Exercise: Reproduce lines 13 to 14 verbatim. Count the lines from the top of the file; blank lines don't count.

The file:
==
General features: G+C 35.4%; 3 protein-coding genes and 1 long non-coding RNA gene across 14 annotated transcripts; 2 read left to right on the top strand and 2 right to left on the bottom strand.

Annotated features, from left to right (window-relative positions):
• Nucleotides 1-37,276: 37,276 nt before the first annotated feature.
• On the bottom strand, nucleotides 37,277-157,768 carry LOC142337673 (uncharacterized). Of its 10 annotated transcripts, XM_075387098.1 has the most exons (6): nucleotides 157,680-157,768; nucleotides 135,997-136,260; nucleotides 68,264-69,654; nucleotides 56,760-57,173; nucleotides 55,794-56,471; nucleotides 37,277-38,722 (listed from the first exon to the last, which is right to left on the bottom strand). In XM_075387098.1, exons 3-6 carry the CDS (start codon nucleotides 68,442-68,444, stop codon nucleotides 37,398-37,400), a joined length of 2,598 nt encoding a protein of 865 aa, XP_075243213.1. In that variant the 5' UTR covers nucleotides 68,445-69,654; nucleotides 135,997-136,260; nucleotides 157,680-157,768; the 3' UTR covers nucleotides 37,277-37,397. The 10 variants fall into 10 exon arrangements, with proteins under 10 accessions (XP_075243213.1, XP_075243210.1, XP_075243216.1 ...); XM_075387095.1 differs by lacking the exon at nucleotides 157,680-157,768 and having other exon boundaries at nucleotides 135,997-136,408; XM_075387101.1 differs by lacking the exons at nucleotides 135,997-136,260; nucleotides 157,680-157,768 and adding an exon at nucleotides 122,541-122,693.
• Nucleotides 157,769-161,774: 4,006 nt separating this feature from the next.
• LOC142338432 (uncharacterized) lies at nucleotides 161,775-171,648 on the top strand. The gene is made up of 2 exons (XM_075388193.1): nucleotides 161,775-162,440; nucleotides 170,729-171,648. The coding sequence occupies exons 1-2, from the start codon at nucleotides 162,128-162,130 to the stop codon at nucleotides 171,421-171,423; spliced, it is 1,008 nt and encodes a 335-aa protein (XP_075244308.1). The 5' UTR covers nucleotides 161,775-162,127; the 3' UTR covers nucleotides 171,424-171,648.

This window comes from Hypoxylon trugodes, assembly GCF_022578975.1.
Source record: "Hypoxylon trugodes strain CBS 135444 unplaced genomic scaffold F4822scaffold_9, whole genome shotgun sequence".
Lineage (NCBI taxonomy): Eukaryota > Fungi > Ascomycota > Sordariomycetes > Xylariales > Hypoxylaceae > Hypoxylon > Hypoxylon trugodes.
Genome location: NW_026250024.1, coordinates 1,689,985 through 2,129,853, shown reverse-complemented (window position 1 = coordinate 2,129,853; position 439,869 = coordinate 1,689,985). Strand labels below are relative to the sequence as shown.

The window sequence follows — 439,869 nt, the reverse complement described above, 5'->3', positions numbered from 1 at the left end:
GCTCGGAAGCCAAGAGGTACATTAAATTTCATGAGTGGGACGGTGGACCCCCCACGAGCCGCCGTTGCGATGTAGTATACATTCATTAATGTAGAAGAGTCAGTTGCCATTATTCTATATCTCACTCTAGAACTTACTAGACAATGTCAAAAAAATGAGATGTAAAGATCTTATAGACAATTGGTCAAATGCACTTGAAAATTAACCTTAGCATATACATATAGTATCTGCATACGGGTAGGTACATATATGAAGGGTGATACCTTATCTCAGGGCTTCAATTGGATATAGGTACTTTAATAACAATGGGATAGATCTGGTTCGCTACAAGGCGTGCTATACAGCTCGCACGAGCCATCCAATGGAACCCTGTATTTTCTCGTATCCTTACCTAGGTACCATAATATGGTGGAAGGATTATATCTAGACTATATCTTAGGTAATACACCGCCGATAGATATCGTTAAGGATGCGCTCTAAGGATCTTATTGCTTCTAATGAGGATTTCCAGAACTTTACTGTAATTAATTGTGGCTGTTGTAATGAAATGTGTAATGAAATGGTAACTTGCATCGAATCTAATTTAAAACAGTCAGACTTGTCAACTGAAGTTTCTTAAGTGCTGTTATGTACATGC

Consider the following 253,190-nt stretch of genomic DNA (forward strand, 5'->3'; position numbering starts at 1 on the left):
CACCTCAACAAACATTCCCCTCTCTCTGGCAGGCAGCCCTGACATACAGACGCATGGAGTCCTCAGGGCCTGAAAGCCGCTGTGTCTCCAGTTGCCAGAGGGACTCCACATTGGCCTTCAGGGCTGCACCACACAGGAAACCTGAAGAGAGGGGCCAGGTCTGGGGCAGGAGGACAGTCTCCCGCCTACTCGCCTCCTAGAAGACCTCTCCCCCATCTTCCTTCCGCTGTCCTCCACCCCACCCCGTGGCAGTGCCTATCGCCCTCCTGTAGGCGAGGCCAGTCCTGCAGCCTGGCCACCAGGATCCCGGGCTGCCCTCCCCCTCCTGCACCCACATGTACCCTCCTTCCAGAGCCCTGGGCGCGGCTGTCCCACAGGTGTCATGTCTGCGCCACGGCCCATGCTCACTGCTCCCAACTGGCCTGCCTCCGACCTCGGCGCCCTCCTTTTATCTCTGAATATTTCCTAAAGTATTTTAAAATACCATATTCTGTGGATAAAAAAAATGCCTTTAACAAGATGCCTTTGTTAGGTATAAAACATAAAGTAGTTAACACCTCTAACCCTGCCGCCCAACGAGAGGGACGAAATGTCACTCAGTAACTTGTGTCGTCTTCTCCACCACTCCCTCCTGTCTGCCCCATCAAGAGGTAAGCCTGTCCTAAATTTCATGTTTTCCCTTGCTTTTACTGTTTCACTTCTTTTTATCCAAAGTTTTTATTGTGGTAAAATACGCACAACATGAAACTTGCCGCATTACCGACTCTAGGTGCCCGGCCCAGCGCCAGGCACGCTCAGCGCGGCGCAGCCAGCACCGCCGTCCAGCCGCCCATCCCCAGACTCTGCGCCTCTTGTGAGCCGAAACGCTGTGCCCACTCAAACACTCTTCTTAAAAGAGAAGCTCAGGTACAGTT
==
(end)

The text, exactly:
Consider the following 253,190-nt stretch of genomic DNA (forward strand, 5'->3'; position numbering starts at 1 on the left):
CACCTCAACAAACATTCCCCTCTCTCTGGCAGGCAGCCCTGACATACAGACGCATGGAGTCCTCAGGGCCTGAAAGCCGCTGTGTCTCCAGTTGCCAGAGGGACTCCACATTGGCCTTCAGGGCTGCACCACACAGGAAACCTGAAGAGAGGGGCCAGGTCTGGGGCAGGAGGACAGTCTCCCGCCTACTCGCCTCCTAGAAGACCTCTCCCCCATCTTCCTTCCGCTGTCCTCCACCCCACCCCGTGGCAGTGCCTATCGCCCTCCTGTAGGCGAGGCCAGTCCTGCAGCCTGGCCACCAGGATCCCGGGCTGCCCTCCCCCTCCTGCACCCACATGTACCCTCCTTCCAGAGCCCTGGGCGCGGCTGTCCCACAGGTGTCATGTCTGCGCCACGGCCCATGCTCACTGCTCCCAACTGGCCTGCCTCCGACCTCGGCGCCCTCCTTTTATCTCTGAATATTTCCTAAAGTATTTTAAAATACCATATTCTGTGGATAAAAAAAATGCCTTTAACAAGATGCCTTTGTTAGGTATAAAACATAAAGTAGTTAACACCTCTAACCCTGCCGCCCAACGAGAGGGACGAAATGTCACTCAGTAACTTGTGTCGTCTTCTCCACCACTCCCTCCTGTCTGCCCCATCAAGAGGTAAGCCTGTCCTAAATTTCATGTTTTCCCTTGCTTTTACTGTTTCACTTCTTTTTATCCAAAGTTTTTATTGTGGTAAAATACGCACAACATGAAACTTGCCGCATTACCGACTCTAGGTGCCCGGCCCAGCGCCAGGCACGCTCAGCGCGGCGCAGCCAGCACCGCCGTCCAGCCGCCCATCCCCAGACTCTGCGCCTCTTGTGAGCCGAAACGCTGTGCCCACTCAAACACTCTTCTTAAAAGAGAAGCTCAGGTACAGTT